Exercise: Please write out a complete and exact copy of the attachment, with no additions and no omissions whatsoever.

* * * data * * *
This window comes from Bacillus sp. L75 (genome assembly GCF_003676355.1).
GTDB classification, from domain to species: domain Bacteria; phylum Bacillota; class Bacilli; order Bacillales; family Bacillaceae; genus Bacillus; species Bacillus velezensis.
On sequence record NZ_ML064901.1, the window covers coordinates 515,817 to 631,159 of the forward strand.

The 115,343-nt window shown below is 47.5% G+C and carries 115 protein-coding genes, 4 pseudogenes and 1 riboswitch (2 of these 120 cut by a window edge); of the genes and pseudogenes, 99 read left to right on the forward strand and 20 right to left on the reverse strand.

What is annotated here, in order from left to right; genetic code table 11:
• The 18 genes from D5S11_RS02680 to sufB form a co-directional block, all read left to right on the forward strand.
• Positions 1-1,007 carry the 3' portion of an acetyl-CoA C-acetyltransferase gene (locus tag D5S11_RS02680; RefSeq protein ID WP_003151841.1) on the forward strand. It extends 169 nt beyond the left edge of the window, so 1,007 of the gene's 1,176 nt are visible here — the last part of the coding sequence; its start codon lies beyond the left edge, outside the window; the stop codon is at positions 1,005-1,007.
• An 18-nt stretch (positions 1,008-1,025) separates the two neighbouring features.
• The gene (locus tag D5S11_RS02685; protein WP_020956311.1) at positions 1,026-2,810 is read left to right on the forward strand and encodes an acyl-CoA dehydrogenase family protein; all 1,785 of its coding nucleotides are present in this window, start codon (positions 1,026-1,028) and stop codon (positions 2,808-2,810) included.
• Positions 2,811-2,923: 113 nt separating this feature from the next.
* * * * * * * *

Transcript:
This window comes from Bacillus sp. L75 (genome assembly GCF_003676355.1).
GTDB classification, from domain to species: domain Bacteria; phylum Bacillota; class Bacilli; order Bacillales; family Bacillaceae; genus Bacillus; species Bacillus velezensis.
On sequence record NZ_ML064901.1, the window covers coordinates 515,817 to 631,159 of the forward strand.

The 115,343-nt window shown below is 47.5% G+C and carries 115 protein-coding genes, 4 pseudogenes and 1 riboswitch (2 of these 120 cut by a window edge); of the genes and pseudogenes, 99 read left to right on the forward strand and 20 right to left on the reverse strand.

What is annotated here, in order from left to right; genetic code table 11:
• The 18 genes from D5S11_RS02680 to sufB form a co-directional block, all read left to right on the forward strand.
• Positions 1-1,007 carry the 3' portion of an acetyl-CoA C-acetyltransferase gene (locus tag D5S11_RS02680; RefSeq protein ID WP_003151841.1) on the forward strand. It extends 169 nt beyond the left edge of the window, so 1,007 of the gene's 1,176 nt are visible here — the last part of the coding sequence; its start codon lies beyond the left edge, outside the window; the stop codon is at positions 1,005-1,007.
• An 18-nt stretch (positions 1,008-1,025) separates the two neighbouring features.
• The gene (locus tag D5S11_RS02685; protein WP_020956311.1) at positions 1,026-2,810 is read left to right on the forward strand and encodes an acyl-CoA dehydrogenase family protein; all 1,785 of its coding nucleotides are present in this window, start codon (positions 1,026-1,028) and stop codon (positions 2,808-2,810) included.
• Positions 2,811-2,923: 113 nt separating this feature from the next.